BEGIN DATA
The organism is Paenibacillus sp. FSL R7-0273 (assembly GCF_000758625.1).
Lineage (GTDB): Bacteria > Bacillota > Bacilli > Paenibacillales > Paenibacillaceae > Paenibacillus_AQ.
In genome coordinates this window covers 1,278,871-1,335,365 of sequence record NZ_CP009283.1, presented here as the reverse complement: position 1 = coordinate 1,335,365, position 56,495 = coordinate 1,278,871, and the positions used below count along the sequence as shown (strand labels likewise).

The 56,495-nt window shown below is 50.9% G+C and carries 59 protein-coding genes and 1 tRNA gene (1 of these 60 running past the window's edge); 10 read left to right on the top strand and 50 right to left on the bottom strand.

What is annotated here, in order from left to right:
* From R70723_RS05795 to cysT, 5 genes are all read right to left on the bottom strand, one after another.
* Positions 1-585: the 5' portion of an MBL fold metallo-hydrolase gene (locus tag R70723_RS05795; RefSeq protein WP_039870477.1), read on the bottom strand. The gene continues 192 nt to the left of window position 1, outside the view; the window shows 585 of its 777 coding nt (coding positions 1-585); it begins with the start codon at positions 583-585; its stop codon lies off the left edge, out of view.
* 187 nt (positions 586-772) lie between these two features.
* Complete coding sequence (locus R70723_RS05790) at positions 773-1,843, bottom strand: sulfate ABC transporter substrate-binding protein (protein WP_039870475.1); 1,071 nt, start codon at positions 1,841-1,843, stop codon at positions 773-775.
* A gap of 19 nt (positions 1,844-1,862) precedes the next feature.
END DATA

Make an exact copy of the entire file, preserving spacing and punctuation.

The organism is Paenibacillus sp. FSL R7-0273 (assembly GCF_000758625.1).
Lineage (GTDB): Bacteria > Bacillota > Bacilli > Paenibacillales > Paenibacillaceae > Paenibacillus_AQ.
In genome coordinates this window covers 1,278,871-1,335,365 of sequence record NZ_CP009283.1, presented here as the reverse complement: position 1 = coordinate 1,335,365, position 56,495 = coordinate 1,278,871, and the positions used below count along the sequence as shown (strand labels likewise).

The 56,495-nt window shown below is 50.9% G+C and carries 59 protein-coding genes and 1 tRNA gene (1 of these 60 running past the window's edge); 10 read left to right on the top strand and 50 right to left on the bottom strand.

What is annotated here, in order from left to right:
* From R70723_RS05795 to cysT, 5 genes are all read right to left on the bottom strand, one after another.
* Positions 1-585: the 5' portion of an MBL fold metallo-hydrolase gene (locus tag R70723_RS05795; RefSeq protein WP_039870477.1), read on the bottom strand. The gene continues 192 nt to the left of window position 1, outside the view; the window shows 585 of its 777 coding nt (coding positions 1-585); it begins with the start codon at positions 583-585; its stop codon lies off the left edge, out of view.
* 187 nt (positions 586-772) lie between these two features.
* Complete coding sequence (locus R70723_RS05790) at positions 773-1,843, bottom strand: sulfate ABC transporter substrate-binding protein (protein WP_039870475.1); 1,071 nt, start codon at positions 1,841-1,843, stop codon at positions 773-775.
* A gap of 19 nt (positions 1,844-1,862) precedes the next feature.